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Why Abolish Daylight Saving?

Standard Time

For Australia

Why do we still have Daylight Saving?

Some say it's to save energy. But whatever we save on light bulb usage, we more than make up for in air conditioning costs. It's simply no longer relevant in the modern world.

The negative effects on our health are becoming clear. It causes an effect worse than jet-lag, and some people are highly affected by this sudden change to the circadian rhythm - the body's internal clock.

The switch to and from daylight saving time causes fatigue, increased heart attacks and strokes, workplace injuries and car accidents. Even the performance of share market investors takes a nose dive due to tiredness-induced poor judgment. And a hot desert/tropical country with the world's highest UV sun cancer rate really doesn't need more daylight.

In fact, new studies are showing that we never really adjust to the clock change - the evening light keeps us awake late into the night, leaving us fatigued for the whole daylight saving season. The human body works on solar (standard) time, and changing the clocks away from this causes significant disruption.

Daylight saving causes costs and inefficiency for business. Uncoordinated time changes between different countries in the world affects trade, travel and communications.


It pulls Australia's states further apart, causing a huge 3-hour 'time gap' between east and west coasts.

And it drags us further from Asian and European time zones.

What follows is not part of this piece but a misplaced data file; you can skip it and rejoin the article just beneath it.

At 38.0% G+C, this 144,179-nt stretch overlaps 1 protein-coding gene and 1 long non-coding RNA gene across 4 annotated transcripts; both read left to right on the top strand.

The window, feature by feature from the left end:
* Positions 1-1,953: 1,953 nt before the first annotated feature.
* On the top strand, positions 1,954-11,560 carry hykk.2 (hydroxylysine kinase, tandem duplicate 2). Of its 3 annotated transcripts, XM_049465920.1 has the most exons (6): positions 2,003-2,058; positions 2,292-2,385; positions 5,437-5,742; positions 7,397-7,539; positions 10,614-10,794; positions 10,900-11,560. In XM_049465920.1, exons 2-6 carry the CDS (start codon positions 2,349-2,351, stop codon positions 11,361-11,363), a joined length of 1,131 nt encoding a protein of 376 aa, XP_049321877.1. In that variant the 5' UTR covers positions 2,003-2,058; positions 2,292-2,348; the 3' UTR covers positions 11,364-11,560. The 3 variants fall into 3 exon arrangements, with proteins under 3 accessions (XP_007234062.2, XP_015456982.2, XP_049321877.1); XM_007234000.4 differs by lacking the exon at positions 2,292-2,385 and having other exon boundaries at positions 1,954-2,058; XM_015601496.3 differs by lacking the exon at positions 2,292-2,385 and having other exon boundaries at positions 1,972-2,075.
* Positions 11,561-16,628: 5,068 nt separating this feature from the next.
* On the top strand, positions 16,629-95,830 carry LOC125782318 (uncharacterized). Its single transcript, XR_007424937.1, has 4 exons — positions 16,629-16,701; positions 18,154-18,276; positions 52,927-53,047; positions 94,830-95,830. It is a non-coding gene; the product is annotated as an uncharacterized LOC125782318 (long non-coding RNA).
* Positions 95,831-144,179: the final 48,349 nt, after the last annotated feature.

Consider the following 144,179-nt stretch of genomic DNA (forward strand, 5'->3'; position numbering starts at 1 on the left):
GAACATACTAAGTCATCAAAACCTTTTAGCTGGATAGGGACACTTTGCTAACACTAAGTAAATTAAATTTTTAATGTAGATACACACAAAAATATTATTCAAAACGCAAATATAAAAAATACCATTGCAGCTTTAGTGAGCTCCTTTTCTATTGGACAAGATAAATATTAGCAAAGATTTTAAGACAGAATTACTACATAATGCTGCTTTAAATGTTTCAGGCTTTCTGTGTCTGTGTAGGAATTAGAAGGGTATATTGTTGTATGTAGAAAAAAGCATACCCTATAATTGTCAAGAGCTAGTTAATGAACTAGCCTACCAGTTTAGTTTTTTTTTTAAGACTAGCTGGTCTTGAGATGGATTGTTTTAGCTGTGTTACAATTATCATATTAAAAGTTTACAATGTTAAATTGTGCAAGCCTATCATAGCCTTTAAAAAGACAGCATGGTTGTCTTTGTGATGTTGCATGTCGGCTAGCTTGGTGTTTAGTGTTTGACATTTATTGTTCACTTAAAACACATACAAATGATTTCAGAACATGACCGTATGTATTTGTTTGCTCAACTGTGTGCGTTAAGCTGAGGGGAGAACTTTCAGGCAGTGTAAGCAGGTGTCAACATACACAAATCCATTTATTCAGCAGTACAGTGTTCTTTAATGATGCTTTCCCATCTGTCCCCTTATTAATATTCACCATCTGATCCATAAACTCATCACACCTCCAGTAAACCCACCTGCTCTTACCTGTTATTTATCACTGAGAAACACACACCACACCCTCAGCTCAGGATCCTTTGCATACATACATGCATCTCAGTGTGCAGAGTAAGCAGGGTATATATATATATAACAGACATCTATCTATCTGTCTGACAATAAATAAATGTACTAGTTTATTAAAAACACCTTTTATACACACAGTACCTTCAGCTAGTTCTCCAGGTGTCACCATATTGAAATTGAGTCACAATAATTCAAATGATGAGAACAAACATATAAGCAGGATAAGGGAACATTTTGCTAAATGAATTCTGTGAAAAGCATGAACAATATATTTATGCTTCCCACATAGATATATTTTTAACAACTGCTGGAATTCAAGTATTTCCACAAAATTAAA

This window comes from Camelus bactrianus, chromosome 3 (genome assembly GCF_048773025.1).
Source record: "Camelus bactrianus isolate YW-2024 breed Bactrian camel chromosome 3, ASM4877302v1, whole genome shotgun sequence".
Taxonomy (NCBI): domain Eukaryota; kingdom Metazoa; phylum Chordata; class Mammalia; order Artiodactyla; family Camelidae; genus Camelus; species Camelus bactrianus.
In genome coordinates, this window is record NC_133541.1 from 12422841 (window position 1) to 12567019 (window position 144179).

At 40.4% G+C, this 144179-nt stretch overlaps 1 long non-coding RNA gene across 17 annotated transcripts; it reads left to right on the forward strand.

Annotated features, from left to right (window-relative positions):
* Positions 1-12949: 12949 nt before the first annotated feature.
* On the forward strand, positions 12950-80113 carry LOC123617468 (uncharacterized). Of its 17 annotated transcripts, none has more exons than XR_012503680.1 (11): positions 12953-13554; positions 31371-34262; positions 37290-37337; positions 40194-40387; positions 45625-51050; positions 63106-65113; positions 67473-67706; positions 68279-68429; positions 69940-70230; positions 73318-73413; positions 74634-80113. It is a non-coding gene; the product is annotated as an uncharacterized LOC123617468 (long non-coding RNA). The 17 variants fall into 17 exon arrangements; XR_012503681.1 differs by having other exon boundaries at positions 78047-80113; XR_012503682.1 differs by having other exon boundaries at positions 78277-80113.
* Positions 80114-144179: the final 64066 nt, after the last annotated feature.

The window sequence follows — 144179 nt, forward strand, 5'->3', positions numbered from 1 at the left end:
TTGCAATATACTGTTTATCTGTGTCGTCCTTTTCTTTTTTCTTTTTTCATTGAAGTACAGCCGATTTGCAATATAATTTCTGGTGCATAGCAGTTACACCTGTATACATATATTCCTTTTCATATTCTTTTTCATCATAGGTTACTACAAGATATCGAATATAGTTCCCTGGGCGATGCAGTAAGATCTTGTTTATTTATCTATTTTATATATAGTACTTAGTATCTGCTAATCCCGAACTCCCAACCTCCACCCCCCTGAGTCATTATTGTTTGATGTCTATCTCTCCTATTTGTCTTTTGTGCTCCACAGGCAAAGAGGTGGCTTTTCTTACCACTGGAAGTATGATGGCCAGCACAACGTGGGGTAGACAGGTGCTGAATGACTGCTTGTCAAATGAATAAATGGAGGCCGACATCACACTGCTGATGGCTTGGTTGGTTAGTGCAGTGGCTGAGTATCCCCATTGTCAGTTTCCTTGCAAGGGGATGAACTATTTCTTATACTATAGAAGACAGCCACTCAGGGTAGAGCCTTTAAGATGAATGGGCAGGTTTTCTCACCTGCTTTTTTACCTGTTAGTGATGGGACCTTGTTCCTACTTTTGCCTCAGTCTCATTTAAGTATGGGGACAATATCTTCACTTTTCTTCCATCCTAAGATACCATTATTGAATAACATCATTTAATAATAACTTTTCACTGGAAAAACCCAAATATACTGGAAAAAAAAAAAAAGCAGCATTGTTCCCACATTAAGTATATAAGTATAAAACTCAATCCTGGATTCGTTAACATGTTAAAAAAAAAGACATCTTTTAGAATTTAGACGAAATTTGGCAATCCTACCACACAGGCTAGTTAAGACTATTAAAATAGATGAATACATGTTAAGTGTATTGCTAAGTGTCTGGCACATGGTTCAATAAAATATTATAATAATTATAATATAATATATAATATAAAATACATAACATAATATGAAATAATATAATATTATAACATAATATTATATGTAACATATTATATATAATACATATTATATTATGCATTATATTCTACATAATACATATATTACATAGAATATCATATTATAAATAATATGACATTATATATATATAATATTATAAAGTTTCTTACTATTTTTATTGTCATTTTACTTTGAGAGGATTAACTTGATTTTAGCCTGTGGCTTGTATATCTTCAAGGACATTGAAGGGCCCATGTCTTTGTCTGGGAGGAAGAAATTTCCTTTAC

​Most of the world has abolished this outdated practice. The whole continent of Europe is abolishing it next year. Let's join the modern world and do so too.

How it happened


^ Original three time zones - Federation era


^ Current five-time-zone system

Around the time of Federation, in 1895, Australia adopted three fixed simple time zones: GMT+8, +9 and +10 for Western, Central and Eastern. Our states fit perfectly within these three geographic time zones.

Unfortunately, in the 1970's, the southeastern state governments then went ahead and caused major disruptions by introducing daylight saving time. In some cases this was done without a referendum. In fact, when asked the question, daylight saving tends to be rejected - once in Queensland and four times in Western Australia!

A recent European Union consultation found that 84% of the public want to abolish the clock-change - and it's happening - with plans to adopt fixed standard time zones throughout Europe. A poll in the United States found that 75% do not like changing the clocks, and the senate has moved to end the time change.

Are we going to be the last corner of the world still doing this outdated practice?

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